Christians aren't the only ones addicted to the requirement of visible and tangible unity. Often those who have rejected or become disillusioned with the church have done so in part because they think if God were really in the church it would be one big happy unified worldwide church. The existence of denominations alone is taken as proof against God. Sometimes they have actually left because they were "hurt by the church". On these occasions the underlying implication was that it was no longer worth it to seek reconciliation. It is not only accepted but encouraged that we leave a church to its own "unity" and shop around for somewhere else to fit in, hassle free.
Point is, we frequently have churches building their unity around music style, platform persona, vision statements, conflict avoidance, demographic narrowing, building location, pastoral charisma, friendly foyer faces, and so on. And we have church rejected sometimes on the grounds of a lack of any one of these things, or because of a lack of hassle-free unity.
And all this leads one to ask: Where is Christian unity to be found? One thing that I find very compelling is the following perspective offered by T.F. Torrance (as told by Alister McGrath).
"One of the most important issues raised by Torrance [during the ecumenical dialogues of the mid 1950s] was the need to recover the eschatological orientation of the doctrine of the church." As he put it:
"'Broadly speaking . . . while Lutheran eschatology was mainly an eschatology of judgment . . . with their emphasis on the decay and collapse of the world, Reformed eschatology was mainly an eschatology of resurrection . . . with their emphasis upon the renewal of the world through the incarnation of Christ. . . .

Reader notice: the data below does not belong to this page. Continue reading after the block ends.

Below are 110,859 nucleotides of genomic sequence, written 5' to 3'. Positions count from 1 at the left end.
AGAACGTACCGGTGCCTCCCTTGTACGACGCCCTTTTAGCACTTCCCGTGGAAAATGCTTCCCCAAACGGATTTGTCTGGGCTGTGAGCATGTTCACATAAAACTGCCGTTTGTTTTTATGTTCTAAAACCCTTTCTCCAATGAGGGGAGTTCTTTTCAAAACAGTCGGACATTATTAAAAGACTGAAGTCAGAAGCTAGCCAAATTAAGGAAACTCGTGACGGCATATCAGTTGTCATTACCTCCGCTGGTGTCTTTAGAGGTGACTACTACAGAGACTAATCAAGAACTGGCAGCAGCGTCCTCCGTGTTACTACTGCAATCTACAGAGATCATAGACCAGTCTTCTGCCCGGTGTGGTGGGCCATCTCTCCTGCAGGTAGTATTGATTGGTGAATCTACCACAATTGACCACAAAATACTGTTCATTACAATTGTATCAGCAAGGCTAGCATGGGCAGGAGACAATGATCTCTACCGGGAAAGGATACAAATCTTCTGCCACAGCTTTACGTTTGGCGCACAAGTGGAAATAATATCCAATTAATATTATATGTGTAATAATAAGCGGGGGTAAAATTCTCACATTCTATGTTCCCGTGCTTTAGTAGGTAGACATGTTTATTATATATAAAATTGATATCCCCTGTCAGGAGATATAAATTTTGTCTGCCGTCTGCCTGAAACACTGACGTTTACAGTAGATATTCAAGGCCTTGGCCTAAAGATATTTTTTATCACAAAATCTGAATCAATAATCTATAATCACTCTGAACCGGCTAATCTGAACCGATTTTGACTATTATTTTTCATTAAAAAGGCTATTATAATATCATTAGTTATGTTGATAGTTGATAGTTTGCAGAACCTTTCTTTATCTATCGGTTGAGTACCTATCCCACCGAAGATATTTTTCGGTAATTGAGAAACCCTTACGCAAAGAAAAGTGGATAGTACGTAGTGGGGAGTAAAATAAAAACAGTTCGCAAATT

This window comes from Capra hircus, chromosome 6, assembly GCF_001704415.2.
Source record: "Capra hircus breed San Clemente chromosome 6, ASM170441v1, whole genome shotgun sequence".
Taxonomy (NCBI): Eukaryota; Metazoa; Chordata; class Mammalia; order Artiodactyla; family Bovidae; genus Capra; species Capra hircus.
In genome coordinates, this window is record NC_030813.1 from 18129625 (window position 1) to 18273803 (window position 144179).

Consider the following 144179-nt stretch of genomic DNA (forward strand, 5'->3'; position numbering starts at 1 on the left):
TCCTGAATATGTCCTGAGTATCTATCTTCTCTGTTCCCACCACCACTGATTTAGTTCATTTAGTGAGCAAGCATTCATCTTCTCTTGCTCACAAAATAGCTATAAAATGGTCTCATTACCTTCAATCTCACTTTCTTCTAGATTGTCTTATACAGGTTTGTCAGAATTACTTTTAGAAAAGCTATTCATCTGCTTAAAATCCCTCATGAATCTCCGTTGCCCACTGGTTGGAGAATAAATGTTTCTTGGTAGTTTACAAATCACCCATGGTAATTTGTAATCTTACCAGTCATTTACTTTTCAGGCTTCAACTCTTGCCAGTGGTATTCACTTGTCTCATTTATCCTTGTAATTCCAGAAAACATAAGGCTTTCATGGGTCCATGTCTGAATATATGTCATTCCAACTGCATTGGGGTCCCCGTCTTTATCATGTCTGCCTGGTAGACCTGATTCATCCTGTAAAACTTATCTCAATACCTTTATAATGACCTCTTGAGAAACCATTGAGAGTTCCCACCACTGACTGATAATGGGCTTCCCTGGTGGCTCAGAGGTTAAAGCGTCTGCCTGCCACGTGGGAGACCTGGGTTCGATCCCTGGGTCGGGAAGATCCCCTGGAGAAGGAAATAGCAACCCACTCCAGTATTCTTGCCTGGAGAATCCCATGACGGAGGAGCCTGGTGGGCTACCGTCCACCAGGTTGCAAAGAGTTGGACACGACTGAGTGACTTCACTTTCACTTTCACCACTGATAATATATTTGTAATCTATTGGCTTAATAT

'This means, however, that the whole life of faith and union with Christ is exercised in eschatological tension (suspensio) between the prius manifested in the calling of God [predestination], and the posterius of final revelation and redemption [eschatology], and in a wondrous anticipation or foretaste of the glorious consummation.' . . . Torrance believed that this eschatological element of the Reformation doctrine of the church required to be injected into contemporary ecumenical discussions. . . .
For Torrance, the unity of the church was to be understood as 'an eschatological reality that both interpenetrates history and transcends it, as a given unity even in the midst of disorder and as a promised unity beyond it.' . . .
'If the given unity of the church is essentially eschatological, then the vitality of all that she does is conditioned by the Parousia and cannot be made to repose upon any primitive structure of unity already complete in the naturally historical realm.' . . .
The church will be unable to carry out this divine mission and function in the world unless she recovers more and more the eschatological character of her true being. The great shame and disorder of the church is that she has collaborated with the disorder of the world" (Alister McGrath, TF Torrance, 97-99).
I think this is very helpful, and true. At the same time I'd hate to see us cop out from the effort for fellowship in the here and now because we leave it to the future for God to sort out. I don't think that is Torrance's suggestion. Rather, I think that he would say that placing the locus of our unity in the promise and plan and provision of God allows us not to base it on temporal strategies out of a lack of faith. With this kind of faith, we can then actually have a present unity that is found in an authentic and vital dynamic of persistent reconciliation and discussion.